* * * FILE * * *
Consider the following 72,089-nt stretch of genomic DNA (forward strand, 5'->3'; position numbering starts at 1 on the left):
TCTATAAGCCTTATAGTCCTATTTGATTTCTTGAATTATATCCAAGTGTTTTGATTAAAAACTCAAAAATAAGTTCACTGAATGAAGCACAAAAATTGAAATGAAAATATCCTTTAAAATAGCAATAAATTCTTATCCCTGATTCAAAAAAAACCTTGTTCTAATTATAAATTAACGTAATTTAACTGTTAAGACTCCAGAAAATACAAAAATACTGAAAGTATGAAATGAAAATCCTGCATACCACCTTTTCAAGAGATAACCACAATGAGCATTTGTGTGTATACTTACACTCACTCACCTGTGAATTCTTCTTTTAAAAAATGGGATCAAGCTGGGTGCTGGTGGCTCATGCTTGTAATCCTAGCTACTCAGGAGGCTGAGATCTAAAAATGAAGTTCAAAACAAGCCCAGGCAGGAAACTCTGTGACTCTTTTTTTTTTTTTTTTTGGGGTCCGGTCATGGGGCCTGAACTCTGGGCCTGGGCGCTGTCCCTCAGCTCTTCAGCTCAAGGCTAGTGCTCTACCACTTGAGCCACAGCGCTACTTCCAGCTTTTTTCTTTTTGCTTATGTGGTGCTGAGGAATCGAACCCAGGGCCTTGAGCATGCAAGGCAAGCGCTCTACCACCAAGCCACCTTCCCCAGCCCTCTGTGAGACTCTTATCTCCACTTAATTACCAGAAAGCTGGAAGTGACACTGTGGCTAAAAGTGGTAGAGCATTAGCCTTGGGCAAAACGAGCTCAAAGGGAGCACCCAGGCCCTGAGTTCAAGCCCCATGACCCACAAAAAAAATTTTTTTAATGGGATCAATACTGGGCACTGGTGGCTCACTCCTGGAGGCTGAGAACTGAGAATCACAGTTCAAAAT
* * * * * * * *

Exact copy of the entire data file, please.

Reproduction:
Consider the following 72,089-nt stretch of genomic DNA (forward strand, 5'->3'; position numbering starts at 1 on the left):
TCTATAAGCCTTATAGTCCTATTTGATTTCTTGAATTATATCCAAGTGTTTTGATTAAAAACTCAAAAATAAGTTCACTGAATGAAGCACAAAAATTGAAATGAAAATATCCTTTAAAATAGCAATAAATTCTTATCCCTGATTCAAAAAAAACCTTGTTCTAATTATAAATTAACGTAATTTAACTGTTAAGACTCCAGAAAATACAAAAATACTGAAAGTATGAAATGAAAATCCTGCATACCACCTTTTCAAGAGATAACCACAATGAGCATTTGTGTGTATACTTACACTCACTCACCTGTGAATTCTTCTTTTAAAAAATGGGATCAAGCTGGGTGCTGGTGGCTCATGCTTGTAATCCTAGCTACTCAGGAGGCTGAGATCTAAAAATGAAGTTCAAAACAAGCCCAGGCAGGAAACTCTGTGACTCTTTTTTTTTTTTTTTTTGGGGTCCGGTCATGGGGCCTGAACTCTGGGCCTGGGCGCTGTCCCTCAGCTCTTCAGCTCAAGGCTAGTGCTCTACCACTTGAGCCACAGCGCTACTTCCAGCTTTTTTCTTTTTGCTTATGTGGTGCTGAGGAATCGAACCCAGGGCCTTGAGCATGCAAGGCAAGCGCTCTACCACCAAGCCACCTTCCCCAGCCCTCTGTGAGACTCTTATCTCCACTTAATTACCAGAAAGCTGGAAGTGACACTGTGGCTAAAAGTGGTAGAGCATTAGCCTTGGGCAAAACGAGCTCAAAGGGAGCACCCAGGCCCTGAGTTCAAGCCCCATGACCCACAAAAAAAATTTTTTTAATGGGATCAATACTGGGCACTGGTGGCTCACTCCTGGAGGCTGAGAACTGAGAATCACAGTTCAAAAT